: I’m enjoying the new blog, In the Looking Glass, by Charles Dodgson (though I wish all bloggers would give themselves small bios; you always want to know a little something about the new neighbors). His succinct words on Enron:
To anyone still wondering why Democrats aren’t as worked up yet about the Global Crossing “scandal” as we are about Enron: here’s what’s missing from Global Crossing. It turns out that the Cheney energy plan was a “virtual rewrite of an industry wish list supplied by former Enron chief Ken Lay”, in a face-to-face meeting with Cheney. The meeting also discussed the then-ongoing California energy crisis, at a time when the White House was refusing to meet with California elected officials, including the governor.
That’s in addition to what we already knew about Enron’s influence over the entire shape of Bush administration energy policy — like the way Lay personally got the administration’s head energy regulator bounced over a policy dispute.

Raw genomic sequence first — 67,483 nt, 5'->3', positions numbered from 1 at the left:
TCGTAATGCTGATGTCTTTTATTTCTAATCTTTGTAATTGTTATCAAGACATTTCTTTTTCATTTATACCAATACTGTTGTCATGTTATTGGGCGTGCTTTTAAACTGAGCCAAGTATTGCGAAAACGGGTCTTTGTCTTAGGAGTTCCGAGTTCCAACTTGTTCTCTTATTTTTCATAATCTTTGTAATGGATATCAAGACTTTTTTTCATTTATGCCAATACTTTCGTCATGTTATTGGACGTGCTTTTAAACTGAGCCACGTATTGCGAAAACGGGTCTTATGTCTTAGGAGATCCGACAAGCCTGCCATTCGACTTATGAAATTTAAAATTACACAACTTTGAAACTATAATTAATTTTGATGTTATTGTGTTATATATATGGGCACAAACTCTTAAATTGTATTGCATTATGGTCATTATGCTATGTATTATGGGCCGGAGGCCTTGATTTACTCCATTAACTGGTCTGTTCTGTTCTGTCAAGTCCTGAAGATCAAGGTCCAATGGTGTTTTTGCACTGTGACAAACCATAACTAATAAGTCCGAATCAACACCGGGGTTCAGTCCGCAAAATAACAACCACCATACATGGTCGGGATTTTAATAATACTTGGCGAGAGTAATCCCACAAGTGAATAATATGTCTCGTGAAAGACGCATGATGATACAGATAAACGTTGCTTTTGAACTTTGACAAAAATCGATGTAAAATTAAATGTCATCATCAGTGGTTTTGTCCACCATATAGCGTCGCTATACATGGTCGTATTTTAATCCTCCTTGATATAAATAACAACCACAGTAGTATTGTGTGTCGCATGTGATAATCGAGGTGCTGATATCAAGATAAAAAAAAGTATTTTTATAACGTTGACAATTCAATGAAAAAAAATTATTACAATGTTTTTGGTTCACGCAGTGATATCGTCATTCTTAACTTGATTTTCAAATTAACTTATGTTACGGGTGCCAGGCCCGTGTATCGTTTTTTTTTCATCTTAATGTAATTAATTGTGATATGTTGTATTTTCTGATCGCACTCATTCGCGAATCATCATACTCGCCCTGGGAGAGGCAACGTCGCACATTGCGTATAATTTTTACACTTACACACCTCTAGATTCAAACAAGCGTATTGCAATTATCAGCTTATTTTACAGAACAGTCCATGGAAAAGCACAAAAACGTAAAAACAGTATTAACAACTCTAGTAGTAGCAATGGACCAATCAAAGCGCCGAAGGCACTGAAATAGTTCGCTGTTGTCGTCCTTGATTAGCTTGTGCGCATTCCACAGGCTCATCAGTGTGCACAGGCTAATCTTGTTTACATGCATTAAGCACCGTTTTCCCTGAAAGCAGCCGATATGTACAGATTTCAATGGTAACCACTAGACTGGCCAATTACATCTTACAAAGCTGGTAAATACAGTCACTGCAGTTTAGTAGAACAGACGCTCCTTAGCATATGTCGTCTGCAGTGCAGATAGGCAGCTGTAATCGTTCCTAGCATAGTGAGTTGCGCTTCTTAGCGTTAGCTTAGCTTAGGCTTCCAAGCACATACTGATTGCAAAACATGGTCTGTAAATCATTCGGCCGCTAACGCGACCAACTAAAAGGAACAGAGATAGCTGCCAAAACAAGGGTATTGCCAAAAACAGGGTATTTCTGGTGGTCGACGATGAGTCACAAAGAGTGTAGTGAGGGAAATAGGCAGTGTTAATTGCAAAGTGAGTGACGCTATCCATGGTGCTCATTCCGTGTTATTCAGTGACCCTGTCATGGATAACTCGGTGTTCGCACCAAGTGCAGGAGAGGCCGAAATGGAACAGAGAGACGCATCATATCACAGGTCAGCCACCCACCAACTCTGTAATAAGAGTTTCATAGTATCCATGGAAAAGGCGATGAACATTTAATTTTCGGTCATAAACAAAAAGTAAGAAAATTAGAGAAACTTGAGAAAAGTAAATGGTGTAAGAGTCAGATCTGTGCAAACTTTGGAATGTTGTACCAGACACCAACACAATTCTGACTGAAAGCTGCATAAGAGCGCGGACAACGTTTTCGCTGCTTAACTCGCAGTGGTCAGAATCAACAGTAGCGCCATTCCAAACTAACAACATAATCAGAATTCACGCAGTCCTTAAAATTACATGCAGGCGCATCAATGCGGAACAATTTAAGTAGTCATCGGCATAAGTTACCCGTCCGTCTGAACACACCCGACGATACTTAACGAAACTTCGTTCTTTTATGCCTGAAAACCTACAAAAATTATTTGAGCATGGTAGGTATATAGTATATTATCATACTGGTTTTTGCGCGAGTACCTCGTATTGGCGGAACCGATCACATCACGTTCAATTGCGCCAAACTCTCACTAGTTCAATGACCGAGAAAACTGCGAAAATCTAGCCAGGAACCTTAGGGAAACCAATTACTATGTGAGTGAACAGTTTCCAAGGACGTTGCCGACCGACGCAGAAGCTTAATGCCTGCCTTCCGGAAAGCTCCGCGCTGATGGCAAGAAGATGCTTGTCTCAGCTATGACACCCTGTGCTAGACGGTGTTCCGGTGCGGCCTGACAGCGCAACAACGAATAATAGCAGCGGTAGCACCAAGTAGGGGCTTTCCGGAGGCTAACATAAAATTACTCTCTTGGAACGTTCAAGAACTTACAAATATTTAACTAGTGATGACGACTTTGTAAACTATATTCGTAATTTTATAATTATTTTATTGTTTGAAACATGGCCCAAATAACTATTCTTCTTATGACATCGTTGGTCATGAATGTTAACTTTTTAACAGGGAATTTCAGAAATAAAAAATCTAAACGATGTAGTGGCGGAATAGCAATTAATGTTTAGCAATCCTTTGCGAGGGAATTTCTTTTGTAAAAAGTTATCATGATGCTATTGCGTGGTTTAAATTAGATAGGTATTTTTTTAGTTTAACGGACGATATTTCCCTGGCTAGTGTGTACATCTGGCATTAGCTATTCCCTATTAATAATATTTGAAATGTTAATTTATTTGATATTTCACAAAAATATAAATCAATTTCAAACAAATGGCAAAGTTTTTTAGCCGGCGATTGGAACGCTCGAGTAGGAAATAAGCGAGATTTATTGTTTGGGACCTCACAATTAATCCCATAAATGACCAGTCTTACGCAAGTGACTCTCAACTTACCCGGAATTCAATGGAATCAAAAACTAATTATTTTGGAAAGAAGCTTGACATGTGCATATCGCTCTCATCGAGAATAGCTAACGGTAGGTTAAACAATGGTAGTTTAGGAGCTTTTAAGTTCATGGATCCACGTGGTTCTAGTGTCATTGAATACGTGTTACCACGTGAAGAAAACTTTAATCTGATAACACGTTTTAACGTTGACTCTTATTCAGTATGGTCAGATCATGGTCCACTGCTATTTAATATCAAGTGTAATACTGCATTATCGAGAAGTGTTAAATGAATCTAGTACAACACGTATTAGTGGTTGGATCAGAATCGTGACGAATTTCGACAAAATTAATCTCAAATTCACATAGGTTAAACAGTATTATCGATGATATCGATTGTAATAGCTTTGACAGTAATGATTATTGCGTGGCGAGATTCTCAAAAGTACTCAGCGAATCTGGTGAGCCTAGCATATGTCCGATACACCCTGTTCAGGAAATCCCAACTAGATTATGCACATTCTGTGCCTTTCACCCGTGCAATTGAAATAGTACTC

I’m perfectly happy to slam Democrats when they prove themselves putty in the hands of private interests — as I’ve slammed the Democrat, Steve Peace, who shaped the California electricity deregulation bill for kowtowing to … well who’da guessed? … Enron.
But there’s a reason that a White House which lets reporters into the War Room is standing on “principle” about not revealing its dealings with Enron… and I’ll wager the principle involved is cya.
And on Tyson:
A thought on Mike Tyson: with his boxing career apparently washed up, there’s been some speculation that he might wind up going into pro wrestling. I don’t see it. Why would a reputable businessman like Vince McMahon sully his name and reputation by dealing with Mike Tyson?
I am way overdue updating my links….
Globos or groupies?
: So I was walking from one meeting to the next yesterday — lots of meetings, no time for blogging — and as I navigate up Times Square around cop after cop after cop (bless them) protecting not only Starbucks (mixed emotions on that one) and even Toys R Us, I see some young people, shabbily dressed, patching together cardboard signs on sticks and I think, Ah-ha, the first anti-everything, anti-globos to be spotted. Then I look at their sign: It’s pasted full of pictures of barely pubescent rock stars. They’re getting ready to scream their lung out across the street from the MTV studios. They’re groupies. Somehow, this made me feel good about the state of things.